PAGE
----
Scribble and Quibble in Management is a humorous presentation of Manik Kher’s work experiences in the corporate sector and everyday life.
Kher, a full time researcher in Industrial Sociology, has earlier written books dealing with issues in technological adaptations, industrial relations and work culture.
But this book is different and is full of satirical pieces which are an offshoot of Kher’s interactions with people in industries and corporate offices which she visited as a researcher.
They are written in a light manner and make for an interesting read. The 125-page book has 45 chapters which are laid out well with each not crossing three pages.
Anil Upalekar’s caricatures are aptly added to some chapters.
The titles of some chapters are No End of Mango Trees, Management Theory at Home, How to Crib, Kitchen Engineering, Understanding Diplomacy, Status Symbols and Conference-itis.
Each chapter reflects a face of someone we may come across in everyday life and brings a natural smile. This is a stark contrast to general management books that are serious and too theoretic in nature.
Kher’s observations are subtle and they are put in a humorous form in the book (Ex: If you are very efficient and dependable, you will perhaps not get any recognition. But your boss will go out of his way to be nice to you only if you have the capacity to bring work to a standstill’, ‘Efficiency and nastiness are two sides of the same coin, ‘The boss knows the secretary he keeps’ and ‘Decisions are best taken when they are delayed. Hence unless you excel in postponing decisions under some pretext or the other, you cannot call yourself a bureaucrat’).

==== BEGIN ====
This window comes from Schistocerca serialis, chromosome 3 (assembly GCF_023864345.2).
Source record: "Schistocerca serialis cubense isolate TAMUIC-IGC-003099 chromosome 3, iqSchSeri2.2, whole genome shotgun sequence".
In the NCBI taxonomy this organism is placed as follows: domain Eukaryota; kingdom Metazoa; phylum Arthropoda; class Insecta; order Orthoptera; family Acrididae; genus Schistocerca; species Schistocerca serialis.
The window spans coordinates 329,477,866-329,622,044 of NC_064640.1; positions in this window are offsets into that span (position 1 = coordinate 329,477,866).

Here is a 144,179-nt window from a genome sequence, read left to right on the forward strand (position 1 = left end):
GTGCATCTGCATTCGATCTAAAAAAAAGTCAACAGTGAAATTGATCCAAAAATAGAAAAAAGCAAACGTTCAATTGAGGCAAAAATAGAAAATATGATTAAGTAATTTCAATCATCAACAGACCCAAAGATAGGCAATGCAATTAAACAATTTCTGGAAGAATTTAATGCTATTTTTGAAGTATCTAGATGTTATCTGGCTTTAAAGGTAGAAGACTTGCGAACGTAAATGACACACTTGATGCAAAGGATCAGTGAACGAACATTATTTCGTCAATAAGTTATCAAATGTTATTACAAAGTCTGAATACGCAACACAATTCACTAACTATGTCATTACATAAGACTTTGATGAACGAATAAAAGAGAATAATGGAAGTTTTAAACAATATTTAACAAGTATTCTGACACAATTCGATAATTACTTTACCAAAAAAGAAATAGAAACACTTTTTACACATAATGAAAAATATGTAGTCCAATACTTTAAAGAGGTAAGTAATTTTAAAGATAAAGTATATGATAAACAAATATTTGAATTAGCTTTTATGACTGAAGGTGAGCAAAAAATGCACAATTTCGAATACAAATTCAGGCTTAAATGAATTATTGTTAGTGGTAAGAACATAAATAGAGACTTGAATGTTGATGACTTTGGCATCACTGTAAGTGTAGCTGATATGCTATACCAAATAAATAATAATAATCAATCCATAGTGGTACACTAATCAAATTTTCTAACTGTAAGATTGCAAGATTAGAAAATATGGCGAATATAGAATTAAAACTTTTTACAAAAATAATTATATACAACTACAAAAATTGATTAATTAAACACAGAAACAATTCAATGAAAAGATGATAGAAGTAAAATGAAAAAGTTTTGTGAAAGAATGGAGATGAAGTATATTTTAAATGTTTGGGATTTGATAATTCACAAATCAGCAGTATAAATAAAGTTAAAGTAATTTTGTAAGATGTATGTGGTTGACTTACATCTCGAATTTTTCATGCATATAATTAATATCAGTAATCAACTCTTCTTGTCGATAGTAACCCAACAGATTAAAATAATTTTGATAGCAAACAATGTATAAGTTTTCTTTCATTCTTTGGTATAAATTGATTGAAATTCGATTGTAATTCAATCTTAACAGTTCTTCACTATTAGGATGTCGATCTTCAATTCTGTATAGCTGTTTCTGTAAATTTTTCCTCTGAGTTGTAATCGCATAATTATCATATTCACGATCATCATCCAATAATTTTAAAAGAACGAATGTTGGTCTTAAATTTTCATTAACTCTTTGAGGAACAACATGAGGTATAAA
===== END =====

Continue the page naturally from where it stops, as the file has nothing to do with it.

In a chapter titled From Toilet to Rest Room, she writes I have realised that toilets speak volumes of your economic well being, be it a house, corporate office or a factory. Believe me or not, before reading the balance sheet of a company, I can have one look at the toilet and tell you the economic condition of the business. Stinking and broke flushes with stolen taps? Then it has to be a sick public sector company. Toilets with marble floors, hand dryers, toilet papers and liquid papers are associated with flourishing businesses… Toilets tell you of work culture prevailing in at the work place.
The subtle humour in the book has its roots in the discrepancies of people’s speech and action, their insincerity, ways of showing off, nosey-parkering, etc and this makes it lively. A must read for fun-loving people.